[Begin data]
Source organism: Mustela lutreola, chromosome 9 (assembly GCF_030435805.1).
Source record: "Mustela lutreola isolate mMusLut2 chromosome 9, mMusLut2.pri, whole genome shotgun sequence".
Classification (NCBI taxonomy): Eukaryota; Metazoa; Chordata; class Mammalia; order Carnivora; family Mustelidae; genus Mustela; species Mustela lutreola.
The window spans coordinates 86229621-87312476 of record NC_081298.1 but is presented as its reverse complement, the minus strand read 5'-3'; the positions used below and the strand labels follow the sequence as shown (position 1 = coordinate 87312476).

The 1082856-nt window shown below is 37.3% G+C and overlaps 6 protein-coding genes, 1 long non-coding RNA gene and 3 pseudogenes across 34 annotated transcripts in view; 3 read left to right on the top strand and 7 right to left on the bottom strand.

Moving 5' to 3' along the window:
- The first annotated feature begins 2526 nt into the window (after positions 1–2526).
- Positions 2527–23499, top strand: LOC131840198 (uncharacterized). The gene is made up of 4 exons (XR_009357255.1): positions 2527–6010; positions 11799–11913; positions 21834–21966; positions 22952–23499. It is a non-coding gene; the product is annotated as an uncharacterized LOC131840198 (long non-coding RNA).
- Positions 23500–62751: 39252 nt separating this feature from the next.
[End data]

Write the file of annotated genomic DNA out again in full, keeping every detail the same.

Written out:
Source organism: Mustela lutreola, chromosome 9 (assembly GCF_030435805.1).
Source record: "Mustela lutreola isolate mMusLut2 chromosome 9, mMusLut2.pri, whole genome shotgun sequence".
Classification (NCBI taxonomy): Eukaryota; Metazoa; Chordata; class Mammalia; order Carnivora; family Mustelidae; genus Mustela; species Mustela lutreola.
The window spans coordinates 86229621-87312476 of record NC_081298.1 but is presented as its reverse complement, the minus strand read 5'-3'; the positions used below and the strand labels follow the sequence as shown (position 1 = coordinate 87312476).

The 1082856-nt window shown below is 37.3% G+C and overlaps 6 protein-coding genes, 1 long non-coding RNA gene and 3 pseudogenes across 34 annotated transcripts in view; 3 read left to right on the top strand and 7 right to left on the bottom strand.

Moving 5' to 3' along the window:
- The first annotated feature begins 2526 nt into the window (after positions 1–2526).
- Positions 2527–23499, top strand: LOC131840198 (uncharacterized). The gene is made up of 4 exons (XR_009357255.1): positions 2527–6010; positions 11799–11913; positions 21834–21966; positions 22952–23499. It is a non-coding gene; the product is annotated as an uncharacterized LOC131840198 (long non-coding RNA).
- Positions 23500–62751: 39252 nt separating this feature from the next.